Calif. districts see mixed successes under new funding law, study finds
New research led by Julie Marsh and other members of a research group reveals complexities of policy
By Ross Brenneman
The California law designed to improve how state schools are funded is succeeding on many fronts, according to a new report by the Local Control Funding Formula Research Collaborative.
Signed into law by Gov. Jerry Brown in 2013, the Local Control Funding Formula (LCFF) was designed to expand local fiscal control and alter education governance while targeting support toward low-income students, English learners and foster youth.
The new report shows that LCFF is meeting many of its intended goals, with districts trying new approaches to engaging parents, and working to break down silos within central offices. Still, some districts have struggled with implementation, and many districts lack organizational capacity to fulfill the complete vision of the law, the authors write.
“The findings point to some clear areas where the state and districts need to make adjustments,” said Julie Marsh, an associate professor of education policy at USC Rossier and a member of the LCFF Research Collaborative. “Districts need help in understanding the intent of the policy and more support in key areas, such as how to relate investment decisions to outcomes, how to evaluate progress toward goals and how to broaden and deepen stakeholder engagement.”
The LCFF Research Collaborative is a group of leading California education researchers from various organizations that has been studying LCFF implementation for three years. Postdoctoral Fellow Michelle Hall, second-year PhD student Taylor N. Allbright and first-year PhD student Tasmin Dhaliwal contributed to the report, along with faculty and students from several other organizations.
Continued stakeholder struggles
For this study, the authors wanted to learn about how resources were being used to address equity issues and whether implementation of LCFF advanced ongoing work implementing Common Core State Standards, which started just before LCFF became law. The researchers also wanted to understand how districts were involving stakeholders in the development of plans to meet annual learning goals for all students, known as Local Control and Accountability Plans (LCAP).
The new report is based on eight case studies: seven of traditional districts and one of a charter management organization. Researchers conducted 151 interviews with administrators, parents, community members, union leaders and board members in fall 2016 and examined a range of relevant documents.
In previous reports, the LCFF Research Collaborative had found districts having difficulty in fostering “meaningful stakeholder engagement,” and the new report shows that such struggles have continued, although leaders are trying out new strategies and seeking ways to improve engagement.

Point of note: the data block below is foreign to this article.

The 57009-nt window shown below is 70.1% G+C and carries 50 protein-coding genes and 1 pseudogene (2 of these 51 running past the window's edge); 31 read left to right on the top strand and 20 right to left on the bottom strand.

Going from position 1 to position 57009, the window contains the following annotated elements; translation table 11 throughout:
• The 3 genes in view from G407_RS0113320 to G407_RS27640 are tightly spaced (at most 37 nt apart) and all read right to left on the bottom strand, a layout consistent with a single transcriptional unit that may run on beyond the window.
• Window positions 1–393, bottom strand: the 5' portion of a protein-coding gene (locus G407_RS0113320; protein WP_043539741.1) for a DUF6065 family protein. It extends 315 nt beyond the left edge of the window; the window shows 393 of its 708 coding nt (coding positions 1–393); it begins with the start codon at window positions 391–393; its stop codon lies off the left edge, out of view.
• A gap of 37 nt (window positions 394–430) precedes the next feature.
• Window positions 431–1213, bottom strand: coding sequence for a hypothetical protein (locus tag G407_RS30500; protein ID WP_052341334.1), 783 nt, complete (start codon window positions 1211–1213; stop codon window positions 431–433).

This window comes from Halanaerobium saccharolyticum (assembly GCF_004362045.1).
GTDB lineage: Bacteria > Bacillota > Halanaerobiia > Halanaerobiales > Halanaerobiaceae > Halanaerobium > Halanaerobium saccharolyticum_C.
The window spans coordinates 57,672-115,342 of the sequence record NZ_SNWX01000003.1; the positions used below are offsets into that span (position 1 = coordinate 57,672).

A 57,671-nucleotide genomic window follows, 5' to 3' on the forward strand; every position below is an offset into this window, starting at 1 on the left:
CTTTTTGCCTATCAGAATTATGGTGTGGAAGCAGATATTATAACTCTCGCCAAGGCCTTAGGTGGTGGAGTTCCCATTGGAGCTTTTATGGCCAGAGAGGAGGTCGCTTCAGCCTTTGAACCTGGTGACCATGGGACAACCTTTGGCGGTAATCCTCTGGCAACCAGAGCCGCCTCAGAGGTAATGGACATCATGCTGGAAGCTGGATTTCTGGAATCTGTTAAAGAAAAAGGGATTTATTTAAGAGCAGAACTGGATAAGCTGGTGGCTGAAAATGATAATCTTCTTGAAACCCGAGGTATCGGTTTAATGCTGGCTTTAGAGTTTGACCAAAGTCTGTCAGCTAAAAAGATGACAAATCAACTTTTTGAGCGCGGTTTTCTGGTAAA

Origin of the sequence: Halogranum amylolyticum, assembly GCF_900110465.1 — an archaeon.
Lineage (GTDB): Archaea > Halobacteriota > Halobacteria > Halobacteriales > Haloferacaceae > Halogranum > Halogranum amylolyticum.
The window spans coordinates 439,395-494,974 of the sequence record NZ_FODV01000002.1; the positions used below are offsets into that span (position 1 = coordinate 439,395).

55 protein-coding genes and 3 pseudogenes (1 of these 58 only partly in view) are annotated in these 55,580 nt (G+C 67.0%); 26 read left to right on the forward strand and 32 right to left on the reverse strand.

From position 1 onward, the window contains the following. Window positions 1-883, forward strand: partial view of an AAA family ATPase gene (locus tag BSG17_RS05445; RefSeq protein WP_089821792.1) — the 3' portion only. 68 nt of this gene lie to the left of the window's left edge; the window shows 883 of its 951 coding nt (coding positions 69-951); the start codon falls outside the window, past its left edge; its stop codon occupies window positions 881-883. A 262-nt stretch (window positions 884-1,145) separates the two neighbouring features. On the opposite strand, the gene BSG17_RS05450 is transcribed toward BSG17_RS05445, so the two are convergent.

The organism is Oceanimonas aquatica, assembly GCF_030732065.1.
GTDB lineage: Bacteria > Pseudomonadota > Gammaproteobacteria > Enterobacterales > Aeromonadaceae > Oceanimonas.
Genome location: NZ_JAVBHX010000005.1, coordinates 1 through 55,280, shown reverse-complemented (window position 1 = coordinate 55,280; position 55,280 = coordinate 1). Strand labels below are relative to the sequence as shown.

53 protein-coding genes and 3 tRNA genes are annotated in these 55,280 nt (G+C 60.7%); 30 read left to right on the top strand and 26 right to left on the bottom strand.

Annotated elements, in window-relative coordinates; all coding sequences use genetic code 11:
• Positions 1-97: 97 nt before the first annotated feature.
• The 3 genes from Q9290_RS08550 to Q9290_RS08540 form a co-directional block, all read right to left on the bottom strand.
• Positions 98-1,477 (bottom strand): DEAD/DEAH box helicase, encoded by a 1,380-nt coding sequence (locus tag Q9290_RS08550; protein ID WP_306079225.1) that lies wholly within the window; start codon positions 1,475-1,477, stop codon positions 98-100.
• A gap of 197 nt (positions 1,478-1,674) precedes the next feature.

Parents remain the central target of engagement efforts across all districts, the study found, but many districts still had relatively low levels of parent participation and trouble attracting broad demographics of parents, despite trying to make accommodations for time, food and child care in order to help parents attend relevant district meetings. Most districts also utilized surveys as a form of outreach.
Among non-parent stakeholder engagement, however, districts showed wide variation. Seven districts surveyed teachers and principals, although some of the districts had tepid relationships with their teachers’ unions, which may have caused difficulty with teacher engagement.
As for student engagement, some districts showed more proactiveness than others. In one district, the LCAP lead administrator met with student leaders, hosted pizza lunch meetings and held focus groups targeted toward English-learners and foster youth. In two other districts, administrators relied on a student advisory committee.
While community-based organizations—mostly nonprofits—worked to be active participants in the LCAP process, school boards demonstrated little engagement in the process, aside from signing off on final LCAPs in six districts.
“The absence of school board involvement has been a surprise to the research team,” said Hall, the postdoctoral scholar. “The ideal of the policy was to build local democratic engagement and we would expect that engagement to include the locally elected school board.”
Among other findings:
- Districts used their supplemental and concentration funding on target student groups like English-learners, rather than using funds to cover expenses not related to targeted groups
- While some districts brought their LCAP into close alignment with preexisting strategic plans, some districts had little coherence around long-term visions
- Some districts are confused about what the equity focus of the law is meant to accomplish, no doubt in part a result of varying definitions of equity
- Districts vary widely in how much of a role their LCAPs give toward implementation of the Common Core State Standards.
The implementation of the California school finance law is being watched closely by lawmakers and education policy and school finance experts nationwide. Several states have been working through attempts to reform education finance, and legislative proposals in states like Illinois, South Carolina, Connecticut, Washington, and Kansas have elements that mirror aspects of LCFF.